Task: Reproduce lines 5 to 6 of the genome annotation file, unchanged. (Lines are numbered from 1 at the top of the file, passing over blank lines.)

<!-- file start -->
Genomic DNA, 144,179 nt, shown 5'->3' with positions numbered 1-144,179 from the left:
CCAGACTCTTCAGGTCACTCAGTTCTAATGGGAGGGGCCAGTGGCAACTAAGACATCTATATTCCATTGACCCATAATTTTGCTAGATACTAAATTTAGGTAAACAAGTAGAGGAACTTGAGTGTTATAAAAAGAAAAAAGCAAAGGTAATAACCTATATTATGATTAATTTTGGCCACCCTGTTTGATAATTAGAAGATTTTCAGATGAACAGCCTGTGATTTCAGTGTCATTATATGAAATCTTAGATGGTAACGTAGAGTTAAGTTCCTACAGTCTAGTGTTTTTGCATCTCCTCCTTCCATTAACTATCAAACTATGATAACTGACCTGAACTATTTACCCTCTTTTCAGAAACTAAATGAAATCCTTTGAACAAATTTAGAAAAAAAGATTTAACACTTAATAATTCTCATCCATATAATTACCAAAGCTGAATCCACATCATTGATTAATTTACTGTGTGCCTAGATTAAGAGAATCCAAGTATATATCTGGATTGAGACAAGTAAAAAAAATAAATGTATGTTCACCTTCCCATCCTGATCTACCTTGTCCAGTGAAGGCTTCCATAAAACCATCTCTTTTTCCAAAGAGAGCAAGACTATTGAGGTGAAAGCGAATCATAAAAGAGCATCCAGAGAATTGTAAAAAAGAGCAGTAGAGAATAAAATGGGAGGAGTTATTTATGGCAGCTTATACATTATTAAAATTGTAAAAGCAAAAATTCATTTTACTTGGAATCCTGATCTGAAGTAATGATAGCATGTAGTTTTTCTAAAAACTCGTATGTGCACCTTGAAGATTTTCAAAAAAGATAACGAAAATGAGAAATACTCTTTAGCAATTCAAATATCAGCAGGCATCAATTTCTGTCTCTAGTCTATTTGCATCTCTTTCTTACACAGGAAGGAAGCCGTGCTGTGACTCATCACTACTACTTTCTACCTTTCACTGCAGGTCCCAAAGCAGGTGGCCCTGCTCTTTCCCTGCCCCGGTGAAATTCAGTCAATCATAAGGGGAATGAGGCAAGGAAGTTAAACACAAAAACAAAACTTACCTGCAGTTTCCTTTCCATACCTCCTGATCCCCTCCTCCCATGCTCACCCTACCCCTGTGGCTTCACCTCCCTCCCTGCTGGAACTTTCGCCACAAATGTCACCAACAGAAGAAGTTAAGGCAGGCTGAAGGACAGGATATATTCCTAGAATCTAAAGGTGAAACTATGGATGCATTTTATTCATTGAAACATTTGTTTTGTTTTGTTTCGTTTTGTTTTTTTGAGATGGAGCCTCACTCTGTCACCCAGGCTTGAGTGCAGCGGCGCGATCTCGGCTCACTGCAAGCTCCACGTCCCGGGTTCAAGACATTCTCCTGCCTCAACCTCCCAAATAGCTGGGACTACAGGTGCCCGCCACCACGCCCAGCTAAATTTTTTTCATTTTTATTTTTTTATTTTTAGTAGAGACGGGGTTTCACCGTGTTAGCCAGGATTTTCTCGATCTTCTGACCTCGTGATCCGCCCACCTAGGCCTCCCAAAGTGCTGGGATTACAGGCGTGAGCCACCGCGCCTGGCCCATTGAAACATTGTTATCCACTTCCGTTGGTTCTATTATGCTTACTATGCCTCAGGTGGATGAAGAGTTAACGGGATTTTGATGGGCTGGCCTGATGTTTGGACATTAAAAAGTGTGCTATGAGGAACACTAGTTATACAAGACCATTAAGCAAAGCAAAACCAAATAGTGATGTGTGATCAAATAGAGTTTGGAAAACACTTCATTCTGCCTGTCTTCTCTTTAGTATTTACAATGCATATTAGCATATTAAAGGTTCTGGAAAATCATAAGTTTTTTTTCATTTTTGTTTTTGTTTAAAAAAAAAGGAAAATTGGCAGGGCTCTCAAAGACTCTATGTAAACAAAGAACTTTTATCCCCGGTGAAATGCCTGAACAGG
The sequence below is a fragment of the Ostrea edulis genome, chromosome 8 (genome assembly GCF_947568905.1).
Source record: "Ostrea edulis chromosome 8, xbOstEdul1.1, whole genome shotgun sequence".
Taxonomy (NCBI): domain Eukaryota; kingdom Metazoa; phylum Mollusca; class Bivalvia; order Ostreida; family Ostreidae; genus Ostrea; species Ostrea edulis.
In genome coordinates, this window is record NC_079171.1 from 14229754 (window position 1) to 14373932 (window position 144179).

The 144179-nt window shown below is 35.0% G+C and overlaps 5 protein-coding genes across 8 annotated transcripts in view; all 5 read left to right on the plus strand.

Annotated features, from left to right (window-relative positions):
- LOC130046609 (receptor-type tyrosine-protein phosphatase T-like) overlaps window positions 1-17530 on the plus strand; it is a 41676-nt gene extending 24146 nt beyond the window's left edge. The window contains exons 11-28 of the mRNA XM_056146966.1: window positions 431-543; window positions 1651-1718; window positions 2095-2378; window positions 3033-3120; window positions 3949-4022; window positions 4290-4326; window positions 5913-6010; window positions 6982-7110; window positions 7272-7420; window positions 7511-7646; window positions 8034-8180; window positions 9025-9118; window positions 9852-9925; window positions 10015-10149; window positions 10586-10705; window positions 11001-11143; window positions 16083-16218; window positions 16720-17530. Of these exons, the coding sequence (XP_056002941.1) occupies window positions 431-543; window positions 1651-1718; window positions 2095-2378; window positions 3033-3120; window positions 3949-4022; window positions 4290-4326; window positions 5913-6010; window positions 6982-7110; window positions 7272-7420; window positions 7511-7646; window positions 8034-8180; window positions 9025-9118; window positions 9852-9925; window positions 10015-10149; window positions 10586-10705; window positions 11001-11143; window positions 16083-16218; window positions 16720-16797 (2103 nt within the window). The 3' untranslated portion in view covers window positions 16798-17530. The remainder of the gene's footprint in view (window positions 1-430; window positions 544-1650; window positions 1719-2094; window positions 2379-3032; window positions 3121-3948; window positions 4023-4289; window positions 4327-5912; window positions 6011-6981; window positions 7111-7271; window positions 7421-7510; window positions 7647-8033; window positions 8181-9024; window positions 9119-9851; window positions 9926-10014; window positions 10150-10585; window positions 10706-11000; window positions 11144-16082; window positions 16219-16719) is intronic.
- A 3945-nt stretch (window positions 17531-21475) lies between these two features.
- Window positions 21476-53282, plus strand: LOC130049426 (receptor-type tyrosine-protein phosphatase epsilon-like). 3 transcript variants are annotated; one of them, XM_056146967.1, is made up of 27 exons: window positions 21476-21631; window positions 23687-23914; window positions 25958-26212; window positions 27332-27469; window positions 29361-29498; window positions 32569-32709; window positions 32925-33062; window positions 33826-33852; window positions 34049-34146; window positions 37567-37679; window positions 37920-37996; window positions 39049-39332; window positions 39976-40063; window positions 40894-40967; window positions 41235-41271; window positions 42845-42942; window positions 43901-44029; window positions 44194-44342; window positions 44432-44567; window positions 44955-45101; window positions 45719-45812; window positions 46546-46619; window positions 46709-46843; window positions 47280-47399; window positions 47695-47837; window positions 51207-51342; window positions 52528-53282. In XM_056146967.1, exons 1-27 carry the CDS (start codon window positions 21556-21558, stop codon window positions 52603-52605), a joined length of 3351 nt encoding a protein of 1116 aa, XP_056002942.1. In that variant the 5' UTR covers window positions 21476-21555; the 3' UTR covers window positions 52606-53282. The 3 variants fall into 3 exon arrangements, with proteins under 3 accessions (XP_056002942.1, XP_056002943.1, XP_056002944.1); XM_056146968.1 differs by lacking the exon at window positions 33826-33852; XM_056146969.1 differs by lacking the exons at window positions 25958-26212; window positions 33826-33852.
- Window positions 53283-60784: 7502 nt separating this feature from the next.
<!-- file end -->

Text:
Taxonomy (NCBI): domain Eukaryota; kingdom Metazoa; phylum Mollusca; class Bivalvia; order Ostreida; family Ostreidae; genus Ostrea; species Ostrea edulis.
In genome coordinates, this window is record NC_079171.1 from 14229754 (window position 1) to 14373932 (window position 144179).